Several people have asked me how in the world I researched Like Mayflies in a Stream, which is set in 2750 BCE in Sumer (what is now southern Iraq). So today I thought I’d briefly talk about the various types of sources I consulted to learn about such a distant time and place.
Mayflies was inspired by the “Epic of Gilgamesh,” so the first place I started was with a translation of the epic, as well as the footnotes and commentary, which were more useful than the epic itself.
One of my first purchases was Mesopotamia from Eyewitness Books. The Eyewitness series consists of brief books for kids with several high-quality photos or drawings on every page. They’re invaluable for writers because they cover hundreds of topics from NASCAR to Judaism to epidemics. If your novel requires you to learn about something, Eyewitness Books probably has a book about it.
I also consulted several “everyday life in ancient Mesopotamia” books aimed at adults. There are “everyday life” books for many historical periods. They can be more useful for a writer than history books, because they focus on subjects such as food, types of jobs, housing, religion, clothing and other details you will certainly need in your book, whereas histories tend to focus primarily on political change and warfare.
A vast literature is available on ancient Mesopotamia. If I had had two years to research and a $100,000 advance, I would have read as much of the literature, particularly scholarly papers, as I could. But with a short time frame and no six-figure advance, I depended heavily on books that summarized various aspects of ancient Mesopotamia. I did read a history to get the overall picture of major events in Sumer and a historical atlas of Mesopotamia to understand the shifting geography and physical layout of Sumer. Otherwise, I focused on specific areas: cooking, works of literature, art, language.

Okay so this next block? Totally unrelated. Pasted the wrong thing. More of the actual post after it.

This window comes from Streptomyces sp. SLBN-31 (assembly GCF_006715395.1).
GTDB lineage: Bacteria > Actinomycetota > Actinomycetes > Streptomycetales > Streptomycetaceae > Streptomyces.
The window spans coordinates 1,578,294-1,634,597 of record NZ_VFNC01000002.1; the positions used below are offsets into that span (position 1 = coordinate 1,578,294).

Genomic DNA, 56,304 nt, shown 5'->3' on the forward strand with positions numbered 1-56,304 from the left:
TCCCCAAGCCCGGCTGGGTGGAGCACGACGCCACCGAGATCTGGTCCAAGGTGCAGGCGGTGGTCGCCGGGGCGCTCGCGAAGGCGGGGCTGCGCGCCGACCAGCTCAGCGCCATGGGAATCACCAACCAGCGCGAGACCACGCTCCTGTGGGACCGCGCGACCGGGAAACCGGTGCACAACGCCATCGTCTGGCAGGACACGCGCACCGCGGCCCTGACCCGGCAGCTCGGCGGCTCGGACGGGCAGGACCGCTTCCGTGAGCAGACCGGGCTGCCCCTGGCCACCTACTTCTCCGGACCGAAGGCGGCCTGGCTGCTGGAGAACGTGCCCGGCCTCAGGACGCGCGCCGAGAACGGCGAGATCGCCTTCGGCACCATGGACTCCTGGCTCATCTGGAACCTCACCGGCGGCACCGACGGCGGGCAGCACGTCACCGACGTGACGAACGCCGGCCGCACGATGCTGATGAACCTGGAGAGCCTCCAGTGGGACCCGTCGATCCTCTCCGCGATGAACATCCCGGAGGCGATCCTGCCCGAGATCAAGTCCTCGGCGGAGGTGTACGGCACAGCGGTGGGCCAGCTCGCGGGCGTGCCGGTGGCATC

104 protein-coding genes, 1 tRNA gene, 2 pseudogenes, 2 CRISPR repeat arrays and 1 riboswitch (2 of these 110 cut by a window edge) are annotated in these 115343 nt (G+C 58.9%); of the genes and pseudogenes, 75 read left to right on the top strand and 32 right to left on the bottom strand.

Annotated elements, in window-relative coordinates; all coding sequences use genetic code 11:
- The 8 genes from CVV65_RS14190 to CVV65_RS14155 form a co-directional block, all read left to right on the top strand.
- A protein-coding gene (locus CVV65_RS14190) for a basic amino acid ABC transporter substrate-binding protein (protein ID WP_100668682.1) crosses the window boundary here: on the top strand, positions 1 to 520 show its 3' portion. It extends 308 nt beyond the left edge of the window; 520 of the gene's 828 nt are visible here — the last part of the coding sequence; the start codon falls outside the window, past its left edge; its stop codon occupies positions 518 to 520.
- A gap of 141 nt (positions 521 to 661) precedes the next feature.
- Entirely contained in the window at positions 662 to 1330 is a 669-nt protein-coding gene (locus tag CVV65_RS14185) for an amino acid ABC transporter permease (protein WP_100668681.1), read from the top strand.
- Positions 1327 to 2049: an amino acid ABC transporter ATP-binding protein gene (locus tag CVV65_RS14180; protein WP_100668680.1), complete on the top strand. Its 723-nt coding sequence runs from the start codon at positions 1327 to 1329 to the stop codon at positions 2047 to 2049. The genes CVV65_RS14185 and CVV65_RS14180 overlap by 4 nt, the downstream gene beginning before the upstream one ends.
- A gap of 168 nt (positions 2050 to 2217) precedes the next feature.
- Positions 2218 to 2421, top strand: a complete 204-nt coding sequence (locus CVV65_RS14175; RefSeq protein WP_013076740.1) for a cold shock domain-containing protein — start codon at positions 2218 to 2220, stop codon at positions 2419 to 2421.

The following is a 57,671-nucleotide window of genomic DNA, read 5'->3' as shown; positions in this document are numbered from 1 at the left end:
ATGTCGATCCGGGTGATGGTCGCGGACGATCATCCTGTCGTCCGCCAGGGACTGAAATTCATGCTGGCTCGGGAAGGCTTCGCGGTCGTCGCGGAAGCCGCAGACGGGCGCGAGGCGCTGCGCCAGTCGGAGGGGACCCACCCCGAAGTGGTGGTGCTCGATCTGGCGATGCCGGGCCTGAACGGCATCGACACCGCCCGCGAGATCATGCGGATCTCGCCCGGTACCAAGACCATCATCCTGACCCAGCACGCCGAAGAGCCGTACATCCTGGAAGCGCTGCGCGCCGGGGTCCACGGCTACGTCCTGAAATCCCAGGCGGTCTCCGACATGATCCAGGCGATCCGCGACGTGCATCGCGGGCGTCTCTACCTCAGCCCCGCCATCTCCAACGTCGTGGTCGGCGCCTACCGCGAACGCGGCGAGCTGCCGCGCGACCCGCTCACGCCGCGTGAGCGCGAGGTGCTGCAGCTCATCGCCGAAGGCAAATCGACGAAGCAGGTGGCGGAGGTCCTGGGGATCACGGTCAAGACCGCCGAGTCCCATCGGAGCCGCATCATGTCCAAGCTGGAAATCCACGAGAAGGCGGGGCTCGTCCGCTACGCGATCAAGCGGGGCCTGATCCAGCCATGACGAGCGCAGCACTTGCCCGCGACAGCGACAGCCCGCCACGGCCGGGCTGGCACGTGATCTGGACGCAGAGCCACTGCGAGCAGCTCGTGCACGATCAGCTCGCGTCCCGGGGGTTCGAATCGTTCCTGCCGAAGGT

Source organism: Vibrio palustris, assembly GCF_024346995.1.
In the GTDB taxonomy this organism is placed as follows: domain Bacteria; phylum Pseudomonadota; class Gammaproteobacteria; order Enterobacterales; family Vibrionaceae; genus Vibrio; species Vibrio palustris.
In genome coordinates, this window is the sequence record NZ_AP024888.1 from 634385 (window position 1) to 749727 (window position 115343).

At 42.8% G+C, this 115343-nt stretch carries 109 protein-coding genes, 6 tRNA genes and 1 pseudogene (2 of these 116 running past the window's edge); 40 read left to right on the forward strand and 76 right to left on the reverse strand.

If you do have the time and money to delve deeply into the scholarly literature, there are several ways to find useful articles. Google will bring up pertinent articles—along with 8,103,339 irrelevant ones. More useful is to start with bibliographies in the books you read and the live links to articles at the end of Wikipedia articles and then “leapfrog”—use the bibliographies of each round of articles you find to hop to another round of articles. You can also search Google for academic articles by starting at this page: http://scholar.google.com.
To read the articles you locate, visit a nearby university library or look for them on the Web. Some journals will charge you to view an article; other journals will allow you to access articles for free. Some professors provide links in their online C.V. (academic résumé) to copies of the articles. As a last resort to get an important report, contact the professor who wrote the article and politely inquire whether you could get a PDF of it.
Google, despite casting such a broad net, still was a great resource for me. I often used http://images.google.com/ to answer questions such as "What does an oasis in Iraq look like?" "What does early cuneiform look like?" and "What do Iraqi reed houses look like?"
Although sometimes I forget that search engines other than Google exist, there are plenty of others, including scholarly ones. A list of scholarly search engines can be found at http://en.wikipedia.org/wiki/List_of_academic_databases_and_search_engines.
I hope my experiences help you research historical details for your own stories. Thanks for dropping by. I’ll be blogging again at Novel Spaces on October 23.